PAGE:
This kiln was invented and constructed by M. Fillard (successor of M. Gastelier at Fresnes), one of the most ardent defenders of gas firing, who has succeeded, after persevering attention, in devising a really practical form of kiln.

This rectangular kiln does not differ in its main features from the kiln which we have described in detail, except as to its central portion. The smoke channel has above it another, stretching the whole length of the kiln and serving for distribution of the gas. The arched roofs are pierced, as in ordinary continuous kilns, with a series of heating holes closed by movable lids. The channel conducting the gas has also in its upper part orifices corresponding to each row of holes; these orifices are also closed by movable lids. The combustion of the gas takes place in hollow pipes, called "chandelles," made of refractory clay, and pierced with holes. These pipes, which are formed of several parts fitting one within the other, are movable and placed below the stoke holes. They are put into communication with the gas channel, when necessary, by means of a pipe with several branches which are fitted to the opening of the channel and the corresponding stoke holes; these branch tubes are fitted with valves which permit of the communication between the "chandelles" and the gas conduit being shut off.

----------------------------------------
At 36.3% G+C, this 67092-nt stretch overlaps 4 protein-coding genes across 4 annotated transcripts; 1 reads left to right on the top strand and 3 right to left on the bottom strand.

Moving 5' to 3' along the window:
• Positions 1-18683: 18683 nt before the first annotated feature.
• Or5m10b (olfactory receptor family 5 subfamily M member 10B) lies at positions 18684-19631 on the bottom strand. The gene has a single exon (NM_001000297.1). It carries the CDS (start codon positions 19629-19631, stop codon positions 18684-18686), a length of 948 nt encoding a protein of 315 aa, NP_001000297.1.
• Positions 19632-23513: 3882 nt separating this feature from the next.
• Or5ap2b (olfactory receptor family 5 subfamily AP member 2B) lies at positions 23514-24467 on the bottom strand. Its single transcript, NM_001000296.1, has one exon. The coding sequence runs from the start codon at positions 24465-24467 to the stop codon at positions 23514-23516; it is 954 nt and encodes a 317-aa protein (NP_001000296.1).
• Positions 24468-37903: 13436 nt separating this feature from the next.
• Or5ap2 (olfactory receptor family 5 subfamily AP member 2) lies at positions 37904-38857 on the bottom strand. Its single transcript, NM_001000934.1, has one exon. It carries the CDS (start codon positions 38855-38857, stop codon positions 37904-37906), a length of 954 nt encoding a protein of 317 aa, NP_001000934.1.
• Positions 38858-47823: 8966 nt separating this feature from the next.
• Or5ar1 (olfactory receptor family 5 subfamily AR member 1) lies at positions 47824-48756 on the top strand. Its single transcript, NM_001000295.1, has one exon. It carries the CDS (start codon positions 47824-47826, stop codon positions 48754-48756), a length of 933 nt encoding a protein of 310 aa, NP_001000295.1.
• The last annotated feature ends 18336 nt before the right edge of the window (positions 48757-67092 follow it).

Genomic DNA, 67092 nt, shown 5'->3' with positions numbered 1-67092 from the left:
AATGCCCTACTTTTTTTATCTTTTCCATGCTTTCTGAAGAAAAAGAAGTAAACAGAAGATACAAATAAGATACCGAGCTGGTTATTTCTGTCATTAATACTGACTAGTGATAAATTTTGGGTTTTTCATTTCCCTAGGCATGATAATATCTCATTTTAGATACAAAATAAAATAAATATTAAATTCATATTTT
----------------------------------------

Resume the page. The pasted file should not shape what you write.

As for the gas generator, Figs. 225 to 227 show its construction : it has two furnaces working simultaneously. The gases pass into a chamber which acts as a gasometer, and afterwards enter the central conduit of the kiln.

The generators may be placed anywhere; most generally they are at the end of the kiln (Figs. 228, 229), but if space does not allow of this, they may be put at the side of the kiln. Water is always kept beneath the fire-bars; this water evaporates, and in passing through the incandescent mass gives out water gas.

Gas Generator. (Scale of 11 millimetres to the metre).

Fig. 225. Transverse Section of a Furnance.

Elevation of a Furnace.

Fig. 226. Elevation of a Furnace.

Fig. 227. Longitudinal Section of a Furnace.